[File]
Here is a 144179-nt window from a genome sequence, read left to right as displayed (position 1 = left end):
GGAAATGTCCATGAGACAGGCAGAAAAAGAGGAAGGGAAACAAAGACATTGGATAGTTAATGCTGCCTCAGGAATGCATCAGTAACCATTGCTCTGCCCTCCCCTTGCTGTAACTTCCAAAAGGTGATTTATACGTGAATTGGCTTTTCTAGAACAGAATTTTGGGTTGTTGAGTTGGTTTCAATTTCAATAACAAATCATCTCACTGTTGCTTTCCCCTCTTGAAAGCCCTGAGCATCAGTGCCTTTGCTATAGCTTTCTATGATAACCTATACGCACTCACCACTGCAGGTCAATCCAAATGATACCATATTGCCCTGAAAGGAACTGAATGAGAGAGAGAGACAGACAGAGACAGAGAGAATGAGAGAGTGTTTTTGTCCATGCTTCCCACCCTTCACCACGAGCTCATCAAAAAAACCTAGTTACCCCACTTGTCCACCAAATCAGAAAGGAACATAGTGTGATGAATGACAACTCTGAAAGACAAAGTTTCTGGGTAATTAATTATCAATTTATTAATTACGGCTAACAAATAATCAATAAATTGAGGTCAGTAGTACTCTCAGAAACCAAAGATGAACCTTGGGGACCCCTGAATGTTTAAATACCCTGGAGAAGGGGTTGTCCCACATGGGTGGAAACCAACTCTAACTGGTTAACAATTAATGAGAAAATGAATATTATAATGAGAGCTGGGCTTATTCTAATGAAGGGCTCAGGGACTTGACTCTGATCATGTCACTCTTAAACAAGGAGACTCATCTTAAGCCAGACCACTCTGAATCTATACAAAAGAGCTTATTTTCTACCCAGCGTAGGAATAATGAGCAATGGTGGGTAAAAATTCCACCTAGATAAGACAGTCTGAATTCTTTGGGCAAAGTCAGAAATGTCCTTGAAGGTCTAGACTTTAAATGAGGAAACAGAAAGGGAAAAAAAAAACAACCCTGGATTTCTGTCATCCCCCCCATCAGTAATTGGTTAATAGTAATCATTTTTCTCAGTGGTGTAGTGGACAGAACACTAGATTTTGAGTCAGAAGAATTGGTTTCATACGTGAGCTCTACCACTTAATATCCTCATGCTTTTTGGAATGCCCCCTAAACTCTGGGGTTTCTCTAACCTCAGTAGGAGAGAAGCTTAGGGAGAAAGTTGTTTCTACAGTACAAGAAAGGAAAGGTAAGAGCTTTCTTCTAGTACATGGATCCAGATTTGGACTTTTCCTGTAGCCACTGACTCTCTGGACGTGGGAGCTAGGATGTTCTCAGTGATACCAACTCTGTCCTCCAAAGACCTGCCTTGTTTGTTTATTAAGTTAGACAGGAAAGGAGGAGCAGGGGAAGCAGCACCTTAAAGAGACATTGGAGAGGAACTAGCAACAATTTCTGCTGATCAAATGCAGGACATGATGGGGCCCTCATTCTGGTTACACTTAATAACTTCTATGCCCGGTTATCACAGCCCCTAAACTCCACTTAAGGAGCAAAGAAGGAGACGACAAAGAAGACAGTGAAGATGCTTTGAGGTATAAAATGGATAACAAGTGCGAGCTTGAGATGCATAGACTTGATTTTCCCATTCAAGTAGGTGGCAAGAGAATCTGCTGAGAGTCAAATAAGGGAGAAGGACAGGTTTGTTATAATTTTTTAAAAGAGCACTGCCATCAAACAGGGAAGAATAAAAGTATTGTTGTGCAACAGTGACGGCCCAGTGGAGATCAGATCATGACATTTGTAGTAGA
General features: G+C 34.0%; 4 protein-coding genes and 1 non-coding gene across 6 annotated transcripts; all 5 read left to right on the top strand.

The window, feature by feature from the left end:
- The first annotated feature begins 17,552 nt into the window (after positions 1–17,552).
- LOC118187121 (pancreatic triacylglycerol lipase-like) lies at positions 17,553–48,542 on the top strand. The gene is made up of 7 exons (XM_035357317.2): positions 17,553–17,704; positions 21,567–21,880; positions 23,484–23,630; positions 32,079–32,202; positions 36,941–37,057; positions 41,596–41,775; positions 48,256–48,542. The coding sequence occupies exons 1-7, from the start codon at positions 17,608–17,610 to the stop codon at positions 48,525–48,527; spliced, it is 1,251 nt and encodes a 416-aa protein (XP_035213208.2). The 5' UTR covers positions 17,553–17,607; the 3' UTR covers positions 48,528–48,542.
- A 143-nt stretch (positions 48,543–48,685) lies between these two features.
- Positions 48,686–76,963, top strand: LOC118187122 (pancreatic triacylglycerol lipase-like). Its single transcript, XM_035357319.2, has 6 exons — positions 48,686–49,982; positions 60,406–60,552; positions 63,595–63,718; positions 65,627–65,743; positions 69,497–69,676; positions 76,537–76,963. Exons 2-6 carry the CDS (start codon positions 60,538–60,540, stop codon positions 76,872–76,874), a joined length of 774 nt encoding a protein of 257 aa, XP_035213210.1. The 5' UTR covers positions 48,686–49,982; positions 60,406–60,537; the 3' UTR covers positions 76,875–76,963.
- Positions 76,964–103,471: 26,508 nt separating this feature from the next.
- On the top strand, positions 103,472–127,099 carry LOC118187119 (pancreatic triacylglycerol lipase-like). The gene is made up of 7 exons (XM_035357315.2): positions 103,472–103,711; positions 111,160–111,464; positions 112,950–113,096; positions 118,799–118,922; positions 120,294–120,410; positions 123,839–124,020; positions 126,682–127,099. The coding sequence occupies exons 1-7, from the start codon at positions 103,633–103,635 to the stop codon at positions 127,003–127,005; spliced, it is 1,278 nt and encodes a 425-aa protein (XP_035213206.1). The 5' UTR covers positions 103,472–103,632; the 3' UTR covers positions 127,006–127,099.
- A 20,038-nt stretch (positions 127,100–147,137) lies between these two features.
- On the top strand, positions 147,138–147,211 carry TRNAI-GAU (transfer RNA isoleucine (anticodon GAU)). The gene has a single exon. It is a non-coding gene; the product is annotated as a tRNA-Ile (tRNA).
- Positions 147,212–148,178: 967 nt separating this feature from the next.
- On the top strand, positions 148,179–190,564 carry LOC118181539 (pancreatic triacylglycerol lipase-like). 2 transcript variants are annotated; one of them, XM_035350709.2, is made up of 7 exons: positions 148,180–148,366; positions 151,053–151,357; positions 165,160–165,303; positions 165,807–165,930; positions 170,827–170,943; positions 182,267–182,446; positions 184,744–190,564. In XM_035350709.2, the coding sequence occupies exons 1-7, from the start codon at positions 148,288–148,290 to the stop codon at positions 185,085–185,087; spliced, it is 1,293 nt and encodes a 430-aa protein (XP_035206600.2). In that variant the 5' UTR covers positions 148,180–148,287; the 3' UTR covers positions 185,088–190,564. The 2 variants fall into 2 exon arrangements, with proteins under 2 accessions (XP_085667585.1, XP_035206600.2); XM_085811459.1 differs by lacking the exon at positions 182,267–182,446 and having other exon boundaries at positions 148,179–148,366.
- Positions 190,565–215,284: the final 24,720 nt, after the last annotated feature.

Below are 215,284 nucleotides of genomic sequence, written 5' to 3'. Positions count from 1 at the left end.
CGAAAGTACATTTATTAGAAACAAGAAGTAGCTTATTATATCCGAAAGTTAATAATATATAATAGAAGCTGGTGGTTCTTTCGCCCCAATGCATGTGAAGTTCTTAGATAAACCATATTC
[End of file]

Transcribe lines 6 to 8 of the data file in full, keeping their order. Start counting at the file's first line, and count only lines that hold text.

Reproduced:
- LOC118187121 (pancreatic triacylglycerol lipase-like) lies at positions 17,553–48,542 on the top strand. The gene is made up of 7 exons (XM_035357317.2): positions 17,553–17,704; positions 21,567–21,880; positions 23,484–23,630; positions 32,079–32,202; positions 36,941–37,057; positions 41,596–41,775; positions 48,256–48,542. The coding sequence occupies exons 1-7, from the start codon at positions 17,608–17,610 to the stop codon at positions 48,525–48,527; spliced, it is 1,251 nt and encodes a 416-aa protein (XP_035213208.2). The 5' UTR covers positions 17,553–17,607; the 3' UTR covers positions 48,528–48,542.
- A 143-nt stretch (positions 48,543–48,685) lies between these two features.
- Positions 48,686–76,963, top strand: LOC118187122 (pancreatic triacylglycerol lipase-like). Its single transcript, XM_035357319.2, has 6 exons — positions 48,686–49,982; positions 60,406–60,552; positions 63,595–63,718; positions 65,627–65,743; positions 69,497–69,676; positions 76,537–76,963. Exons 2-6 carry the CDS (start codon positions 60,538–60,540, stop codon positions 76,872–76,874), a joined length of 774 nt encoding a protein of 257 aa, XP_035213210.1. The 5' UTR covers positions 48,686–49,982; positions 60,406–60,537; the 3' UTR covers positions 76,875–76,963.